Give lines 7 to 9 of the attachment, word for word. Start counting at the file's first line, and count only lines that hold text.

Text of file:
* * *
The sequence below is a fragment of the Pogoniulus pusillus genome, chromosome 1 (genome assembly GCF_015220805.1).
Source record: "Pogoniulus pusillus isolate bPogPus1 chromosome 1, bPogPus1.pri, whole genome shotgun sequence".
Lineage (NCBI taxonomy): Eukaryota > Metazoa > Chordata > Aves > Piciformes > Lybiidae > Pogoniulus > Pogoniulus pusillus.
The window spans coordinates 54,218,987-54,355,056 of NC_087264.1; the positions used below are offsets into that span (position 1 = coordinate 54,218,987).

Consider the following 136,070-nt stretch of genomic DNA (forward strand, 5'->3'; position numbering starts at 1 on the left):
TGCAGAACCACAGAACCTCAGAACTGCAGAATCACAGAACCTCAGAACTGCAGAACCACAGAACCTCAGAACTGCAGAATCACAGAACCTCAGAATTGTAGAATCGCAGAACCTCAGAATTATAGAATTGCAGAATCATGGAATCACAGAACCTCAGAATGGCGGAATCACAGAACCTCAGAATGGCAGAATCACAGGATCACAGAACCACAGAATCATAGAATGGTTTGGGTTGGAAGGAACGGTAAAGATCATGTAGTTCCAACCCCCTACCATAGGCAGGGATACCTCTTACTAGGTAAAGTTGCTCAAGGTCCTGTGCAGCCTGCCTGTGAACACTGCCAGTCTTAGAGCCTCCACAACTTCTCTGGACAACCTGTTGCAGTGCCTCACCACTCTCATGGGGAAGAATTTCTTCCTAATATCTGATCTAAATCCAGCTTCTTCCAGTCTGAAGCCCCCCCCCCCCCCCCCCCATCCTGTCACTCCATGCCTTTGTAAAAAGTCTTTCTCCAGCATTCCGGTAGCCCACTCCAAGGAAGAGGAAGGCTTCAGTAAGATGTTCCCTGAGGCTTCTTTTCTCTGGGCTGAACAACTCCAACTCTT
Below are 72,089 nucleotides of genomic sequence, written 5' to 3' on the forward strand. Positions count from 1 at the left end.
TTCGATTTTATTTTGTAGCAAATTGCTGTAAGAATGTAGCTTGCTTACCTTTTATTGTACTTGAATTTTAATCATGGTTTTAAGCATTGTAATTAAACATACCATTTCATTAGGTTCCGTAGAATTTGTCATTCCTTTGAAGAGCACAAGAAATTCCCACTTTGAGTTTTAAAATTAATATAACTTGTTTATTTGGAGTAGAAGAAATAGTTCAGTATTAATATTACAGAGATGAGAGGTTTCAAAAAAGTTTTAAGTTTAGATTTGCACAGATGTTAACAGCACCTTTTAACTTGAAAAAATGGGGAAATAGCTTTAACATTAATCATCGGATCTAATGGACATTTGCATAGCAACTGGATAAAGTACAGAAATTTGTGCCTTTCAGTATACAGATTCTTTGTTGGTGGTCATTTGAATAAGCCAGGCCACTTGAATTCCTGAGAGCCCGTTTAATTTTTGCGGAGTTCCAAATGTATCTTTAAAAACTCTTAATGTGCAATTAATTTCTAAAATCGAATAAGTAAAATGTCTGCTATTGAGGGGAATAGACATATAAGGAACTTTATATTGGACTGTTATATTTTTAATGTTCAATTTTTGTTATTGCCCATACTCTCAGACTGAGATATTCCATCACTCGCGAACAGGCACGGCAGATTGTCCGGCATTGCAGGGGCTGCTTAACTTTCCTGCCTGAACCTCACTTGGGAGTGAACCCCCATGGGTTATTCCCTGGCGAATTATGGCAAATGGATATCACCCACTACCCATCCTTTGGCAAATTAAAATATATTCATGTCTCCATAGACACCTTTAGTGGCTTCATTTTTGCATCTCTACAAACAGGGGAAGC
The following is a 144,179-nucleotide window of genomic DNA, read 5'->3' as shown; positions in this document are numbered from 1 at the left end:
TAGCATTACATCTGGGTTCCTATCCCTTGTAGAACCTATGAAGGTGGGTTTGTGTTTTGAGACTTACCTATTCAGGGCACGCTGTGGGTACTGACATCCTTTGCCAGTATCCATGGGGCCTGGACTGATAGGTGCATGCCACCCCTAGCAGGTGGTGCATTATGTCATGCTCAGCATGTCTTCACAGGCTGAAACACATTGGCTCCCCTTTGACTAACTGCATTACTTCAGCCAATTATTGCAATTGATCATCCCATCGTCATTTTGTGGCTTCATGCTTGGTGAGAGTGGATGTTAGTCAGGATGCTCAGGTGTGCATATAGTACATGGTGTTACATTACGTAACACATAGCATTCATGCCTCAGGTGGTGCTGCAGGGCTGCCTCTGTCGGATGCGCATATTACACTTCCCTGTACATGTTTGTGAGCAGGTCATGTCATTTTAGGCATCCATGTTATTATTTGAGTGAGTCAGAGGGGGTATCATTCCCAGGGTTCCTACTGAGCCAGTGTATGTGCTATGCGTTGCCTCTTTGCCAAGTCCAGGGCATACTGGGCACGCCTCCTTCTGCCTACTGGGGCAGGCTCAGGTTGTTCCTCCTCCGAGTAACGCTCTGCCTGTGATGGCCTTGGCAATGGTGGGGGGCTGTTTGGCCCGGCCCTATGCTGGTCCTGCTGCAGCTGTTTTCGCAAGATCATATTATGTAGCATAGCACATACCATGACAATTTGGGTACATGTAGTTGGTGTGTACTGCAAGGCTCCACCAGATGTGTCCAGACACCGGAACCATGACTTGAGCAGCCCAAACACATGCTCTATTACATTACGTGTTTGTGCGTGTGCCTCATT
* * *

Below are 72,089 nucleotides of genomic sequence, written 5' to 3' on the forward strand. Positions count from 1 at the left end.
TTCGATTTTATTTTGTAGCAAATTGCTGTAAGAATGTAGCTTGCTTACCTTTTATTGTACTTGAATTTTAATCATGGTTTTAAGCATTGTAATTAAACATACCATTTCATTAGGTTCCGTAGAATTTGTCATTCCTTTGAAGAGCACAAGAAATTCCCACTTTGAGTTTTAAAATTAATATAACTTGTTTATTTGGAGTAGAAGAAATAGTTCAGTATTAATATTACAGAGATGAGAGGTTTCAAAAAAGTTTTAAGTTTAGATTTGCACAGATGTTAACAGCACCTTTTAACTTGAAAAAATGGGGAAATAGCTTTAACATTAATCATCGGATCTAATGGACATTTGCATAGCAACTGGATAAAGTACAGAAATTTGTGCCTTTCAGTATACAGATTCTTTGTTGGTGGTCATTTGAATAAGCCAGGCCACTTGAATTCCTGAGAGCCCGTTTAATTTTTGCGGAGTTCCAAATGTATCTTTAAAAACTCTTAATGTGCAATTAATTTCTAAAATCGAATAAGTAAAATGTCTGCTATTGAGGGGAATAGACATATAAGGAACTTTATATTGGACTGTTATATTTTTAATGTTCAATTTTTGTTATTGCCCATACTCTCAGACTGAGATATTCCATCACTCGCGAACAGGCACGGCAGATTGTCCGGCATTGCAGGGGCTGCTTAACTTTCCTGCCTGAACCTCACTTGGGAGTGAACCCCCATGGGTTATTCCCTGGCGAATTATGGCAAATGGATATCACCCACTACCCATCCTTTGGCAAATTAAAATATATTCATGTCTCCATAGACACCTTTAGTGGCTTCATTTTTGCATCTCTACAAACAGGGGAAGC
The following is a 144,179-nucleotide window of genomic DNA, read 5'->3' as shown; positions in this document are numbered from 1 at the left end: